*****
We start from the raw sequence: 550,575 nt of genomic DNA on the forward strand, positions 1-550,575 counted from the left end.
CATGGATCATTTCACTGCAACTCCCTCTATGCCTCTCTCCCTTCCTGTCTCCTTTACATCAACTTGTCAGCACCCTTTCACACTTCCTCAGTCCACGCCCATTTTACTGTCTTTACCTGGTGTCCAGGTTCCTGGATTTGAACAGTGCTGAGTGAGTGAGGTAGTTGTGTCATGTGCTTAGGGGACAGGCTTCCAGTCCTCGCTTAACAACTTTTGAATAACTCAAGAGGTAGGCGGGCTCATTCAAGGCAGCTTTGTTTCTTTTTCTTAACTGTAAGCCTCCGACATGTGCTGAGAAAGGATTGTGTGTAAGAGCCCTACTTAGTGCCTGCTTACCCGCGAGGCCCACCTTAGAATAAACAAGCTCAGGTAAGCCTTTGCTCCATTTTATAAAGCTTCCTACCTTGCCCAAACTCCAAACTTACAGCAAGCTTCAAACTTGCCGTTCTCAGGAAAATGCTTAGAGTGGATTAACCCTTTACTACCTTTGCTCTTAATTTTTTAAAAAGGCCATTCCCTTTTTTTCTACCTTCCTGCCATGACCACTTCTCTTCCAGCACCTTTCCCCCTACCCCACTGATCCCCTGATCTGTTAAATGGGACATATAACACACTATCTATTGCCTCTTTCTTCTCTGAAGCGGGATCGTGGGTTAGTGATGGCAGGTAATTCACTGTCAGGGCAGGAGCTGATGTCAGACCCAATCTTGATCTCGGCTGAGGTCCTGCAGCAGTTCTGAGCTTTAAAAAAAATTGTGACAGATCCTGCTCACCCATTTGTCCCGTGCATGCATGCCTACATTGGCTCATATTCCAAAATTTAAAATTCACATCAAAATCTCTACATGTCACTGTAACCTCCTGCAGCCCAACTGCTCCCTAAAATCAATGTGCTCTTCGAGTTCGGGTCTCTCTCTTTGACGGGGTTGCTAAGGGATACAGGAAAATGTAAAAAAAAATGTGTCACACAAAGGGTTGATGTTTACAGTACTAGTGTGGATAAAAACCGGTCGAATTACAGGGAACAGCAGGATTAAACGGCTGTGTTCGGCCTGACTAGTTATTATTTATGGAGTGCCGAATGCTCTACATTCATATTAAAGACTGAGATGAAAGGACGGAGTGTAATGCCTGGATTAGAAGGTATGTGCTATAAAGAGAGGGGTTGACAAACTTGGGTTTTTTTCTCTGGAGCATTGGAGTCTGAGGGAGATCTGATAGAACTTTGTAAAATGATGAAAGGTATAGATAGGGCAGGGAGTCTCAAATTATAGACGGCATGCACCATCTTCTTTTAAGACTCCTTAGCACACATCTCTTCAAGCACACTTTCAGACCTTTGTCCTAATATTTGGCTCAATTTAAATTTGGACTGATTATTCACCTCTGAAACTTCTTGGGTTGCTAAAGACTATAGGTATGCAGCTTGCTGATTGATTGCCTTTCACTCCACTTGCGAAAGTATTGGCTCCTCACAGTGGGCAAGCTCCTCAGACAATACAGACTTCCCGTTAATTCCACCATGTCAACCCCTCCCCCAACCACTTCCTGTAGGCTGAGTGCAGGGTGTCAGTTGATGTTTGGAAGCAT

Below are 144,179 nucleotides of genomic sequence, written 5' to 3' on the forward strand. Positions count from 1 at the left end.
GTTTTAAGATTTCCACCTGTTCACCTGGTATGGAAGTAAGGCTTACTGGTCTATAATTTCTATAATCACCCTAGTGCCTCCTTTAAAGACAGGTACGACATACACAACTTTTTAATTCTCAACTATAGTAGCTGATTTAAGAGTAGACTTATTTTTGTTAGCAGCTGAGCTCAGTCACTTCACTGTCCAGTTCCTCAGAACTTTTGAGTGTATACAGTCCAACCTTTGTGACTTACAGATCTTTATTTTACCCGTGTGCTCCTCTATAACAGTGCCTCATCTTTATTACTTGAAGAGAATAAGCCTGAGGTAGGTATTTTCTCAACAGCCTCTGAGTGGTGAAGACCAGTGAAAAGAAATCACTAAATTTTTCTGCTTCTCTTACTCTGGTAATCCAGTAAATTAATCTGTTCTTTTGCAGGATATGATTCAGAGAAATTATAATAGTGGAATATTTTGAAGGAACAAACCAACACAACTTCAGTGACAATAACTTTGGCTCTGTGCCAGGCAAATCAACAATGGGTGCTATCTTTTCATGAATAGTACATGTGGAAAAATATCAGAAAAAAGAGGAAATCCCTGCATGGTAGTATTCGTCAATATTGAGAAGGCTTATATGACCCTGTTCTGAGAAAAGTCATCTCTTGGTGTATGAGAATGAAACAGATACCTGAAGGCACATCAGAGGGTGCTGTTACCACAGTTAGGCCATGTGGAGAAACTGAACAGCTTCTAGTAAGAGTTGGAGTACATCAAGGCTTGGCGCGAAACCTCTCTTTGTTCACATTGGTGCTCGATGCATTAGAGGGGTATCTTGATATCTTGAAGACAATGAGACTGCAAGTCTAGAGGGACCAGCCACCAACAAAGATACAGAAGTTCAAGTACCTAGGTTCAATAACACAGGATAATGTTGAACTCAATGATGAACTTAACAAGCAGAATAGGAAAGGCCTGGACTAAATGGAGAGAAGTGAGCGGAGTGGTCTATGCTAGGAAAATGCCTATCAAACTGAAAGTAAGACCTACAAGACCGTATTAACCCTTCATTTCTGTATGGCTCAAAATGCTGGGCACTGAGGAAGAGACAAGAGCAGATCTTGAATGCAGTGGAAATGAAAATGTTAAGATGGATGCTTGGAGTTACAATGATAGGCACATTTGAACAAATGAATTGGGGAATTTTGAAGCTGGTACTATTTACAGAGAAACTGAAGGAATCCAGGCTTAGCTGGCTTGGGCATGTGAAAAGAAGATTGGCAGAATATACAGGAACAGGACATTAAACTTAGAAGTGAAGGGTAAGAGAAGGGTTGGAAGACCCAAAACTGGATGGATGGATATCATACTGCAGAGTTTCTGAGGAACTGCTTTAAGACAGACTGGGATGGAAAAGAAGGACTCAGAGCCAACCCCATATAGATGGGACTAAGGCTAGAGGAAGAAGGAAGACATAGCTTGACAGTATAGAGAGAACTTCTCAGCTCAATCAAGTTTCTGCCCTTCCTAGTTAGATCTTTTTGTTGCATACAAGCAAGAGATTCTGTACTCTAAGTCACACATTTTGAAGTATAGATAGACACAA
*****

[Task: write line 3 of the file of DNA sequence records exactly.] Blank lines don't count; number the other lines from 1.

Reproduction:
Below are 144,179 nucleotides of genomic sequence, written 5' to 3' on the forward strand. Positions count from 1 at the left end.